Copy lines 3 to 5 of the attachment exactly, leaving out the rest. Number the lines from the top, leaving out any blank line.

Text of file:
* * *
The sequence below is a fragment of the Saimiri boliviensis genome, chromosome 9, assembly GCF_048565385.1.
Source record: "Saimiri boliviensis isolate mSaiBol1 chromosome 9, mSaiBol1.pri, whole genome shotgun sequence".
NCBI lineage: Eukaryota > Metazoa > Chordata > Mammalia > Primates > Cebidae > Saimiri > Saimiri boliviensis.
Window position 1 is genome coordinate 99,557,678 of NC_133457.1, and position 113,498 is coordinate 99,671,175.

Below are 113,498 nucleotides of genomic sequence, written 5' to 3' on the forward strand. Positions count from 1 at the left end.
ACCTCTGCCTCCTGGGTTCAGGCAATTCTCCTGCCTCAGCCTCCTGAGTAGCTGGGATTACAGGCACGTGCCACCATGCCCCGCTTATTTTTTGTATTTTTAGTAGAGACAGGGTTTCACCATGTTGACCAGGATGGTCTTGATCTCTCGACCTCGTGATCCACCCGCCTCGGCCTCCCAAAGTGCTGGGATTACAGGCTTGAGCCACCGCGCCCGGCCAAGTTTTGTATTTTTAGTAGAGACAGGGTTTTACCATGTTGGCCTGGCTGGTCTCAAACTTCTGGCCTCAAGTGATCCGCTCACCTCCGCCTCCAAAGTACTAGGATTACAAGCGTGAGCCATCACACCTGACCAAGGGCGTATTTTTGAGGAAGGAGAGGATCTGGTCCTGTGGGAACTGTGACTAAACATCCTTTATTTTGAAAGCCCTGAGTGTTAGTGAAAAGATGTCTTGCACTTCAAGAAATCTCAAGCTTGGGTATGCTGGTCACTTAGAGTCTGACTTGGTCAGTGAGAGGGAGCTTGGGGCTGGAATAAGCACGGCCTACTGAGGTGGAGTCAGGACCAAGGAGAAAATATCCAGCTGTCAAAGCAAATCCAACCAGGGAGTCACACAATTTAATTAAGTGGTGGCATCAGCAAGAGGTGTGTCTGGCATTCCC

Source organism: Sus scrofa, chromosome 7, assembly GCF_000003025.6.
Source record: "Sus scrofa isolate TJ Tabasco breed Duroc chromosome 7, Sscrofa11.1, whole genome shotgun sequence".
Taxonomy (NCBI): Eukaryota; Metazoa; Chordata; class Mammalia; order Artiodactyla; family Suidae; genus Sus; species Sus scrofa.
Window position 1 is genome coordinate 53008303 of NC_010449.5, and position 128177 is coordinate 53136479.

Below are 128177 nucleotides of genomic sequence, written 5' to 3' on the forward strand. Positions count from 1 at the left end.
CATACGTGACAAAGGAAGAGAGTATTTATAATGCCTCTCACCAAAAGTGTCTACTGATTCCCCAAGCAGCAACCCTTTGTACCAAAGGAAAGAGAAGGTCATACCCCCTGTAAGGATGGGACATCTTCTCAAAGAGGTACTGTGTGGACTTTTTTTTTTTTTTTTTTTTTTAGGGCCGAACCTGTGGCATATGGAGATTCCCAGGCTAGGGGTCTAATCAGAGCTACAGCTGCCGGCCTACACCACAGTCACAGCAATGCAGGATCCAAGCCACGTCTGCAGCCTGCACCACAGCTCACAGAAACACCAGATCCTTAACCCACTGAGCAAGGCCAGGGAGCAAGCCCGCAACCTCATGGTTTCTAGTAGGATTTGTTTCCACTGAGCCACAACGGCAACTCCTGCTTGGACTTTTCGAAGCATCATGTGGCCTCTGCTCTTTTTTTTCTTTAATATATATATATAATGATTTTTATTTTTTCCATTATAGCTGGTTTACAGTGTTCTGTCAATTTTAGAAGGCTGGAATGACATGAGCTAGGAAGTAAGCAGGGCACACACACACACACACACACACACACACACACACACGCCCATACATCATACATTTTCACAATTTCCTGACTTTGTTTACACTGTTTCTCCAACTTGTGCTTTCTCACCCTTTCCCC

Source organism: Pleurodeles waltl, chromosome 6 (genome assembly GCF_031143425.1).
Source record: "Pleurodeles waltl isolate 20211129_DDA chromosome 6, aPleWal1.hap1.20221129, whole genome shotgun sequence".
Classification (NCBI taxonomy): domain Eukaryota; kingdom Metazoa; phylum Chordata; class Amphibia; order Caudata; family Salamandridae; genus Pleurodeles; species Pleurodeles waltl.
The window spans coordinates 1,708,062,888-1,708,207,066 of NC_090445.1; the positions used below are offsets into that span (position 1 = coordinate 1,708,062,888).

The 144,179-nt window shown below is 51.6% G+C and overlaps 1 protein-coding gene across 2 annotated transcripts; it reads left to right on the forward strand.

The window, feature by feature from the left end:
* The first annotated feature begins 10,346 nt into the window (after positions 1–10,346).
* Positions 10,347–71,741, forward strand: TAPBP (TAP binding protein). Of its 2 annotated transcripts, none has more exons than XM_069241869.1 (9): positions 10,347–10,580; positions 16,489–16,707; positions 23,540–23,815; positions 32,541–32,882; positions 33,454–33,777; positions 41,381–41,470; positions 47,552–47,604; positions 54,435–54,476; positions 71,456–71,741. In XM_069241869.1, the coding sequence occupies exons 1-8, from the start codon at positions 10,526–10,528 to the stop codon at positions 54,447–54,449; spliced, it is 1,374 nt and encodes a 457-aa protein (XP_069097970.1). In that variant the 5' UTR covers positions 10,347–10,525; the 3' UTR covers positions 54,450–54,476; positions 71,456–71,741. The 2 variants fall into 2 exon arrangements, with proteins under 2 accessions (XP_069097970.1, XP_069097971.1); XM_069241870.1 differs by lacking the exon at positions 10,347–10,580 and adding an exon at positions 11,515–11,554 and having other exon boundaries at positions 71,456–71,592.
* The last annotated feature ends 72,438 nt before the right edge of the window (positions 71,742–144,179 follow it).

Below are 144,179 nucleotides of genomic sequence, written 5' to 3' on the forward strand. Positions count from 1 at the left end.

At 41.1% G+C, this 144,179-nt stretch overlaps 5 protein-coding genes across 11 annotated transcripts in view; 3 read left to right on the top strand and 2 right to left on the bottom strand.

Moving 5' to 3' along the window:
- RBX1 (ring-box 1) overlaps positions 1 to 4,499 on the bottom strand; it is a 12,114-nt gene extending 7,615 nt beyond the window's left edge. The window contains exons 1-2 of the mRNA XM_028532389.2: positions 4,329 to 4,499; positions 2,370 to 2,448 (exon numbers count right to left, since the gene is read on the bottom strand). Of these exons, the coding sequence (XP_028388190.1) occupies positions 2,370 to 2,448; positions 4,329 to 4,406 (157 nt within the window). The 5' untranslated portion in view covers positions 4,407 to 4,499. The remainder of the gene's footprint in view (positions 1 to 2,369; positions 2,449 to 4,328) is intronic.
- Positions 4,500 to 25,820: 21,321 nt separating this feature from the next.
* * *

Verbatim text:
NCBI lineage: Eukaryota > Metazoa > Chordata > Mammalia > Primates > Cebidae > Saimiri > Saimiri boliviensis.
Window position 1 is genome coordinate 99,557,678 of NC_133457.1, and position 113,498 is coordinate 99,671,175.

Below are 113,498 nucleotides of genomic sequence, written 5' to 3' on the forward strand. Positions count from 1 at the left end.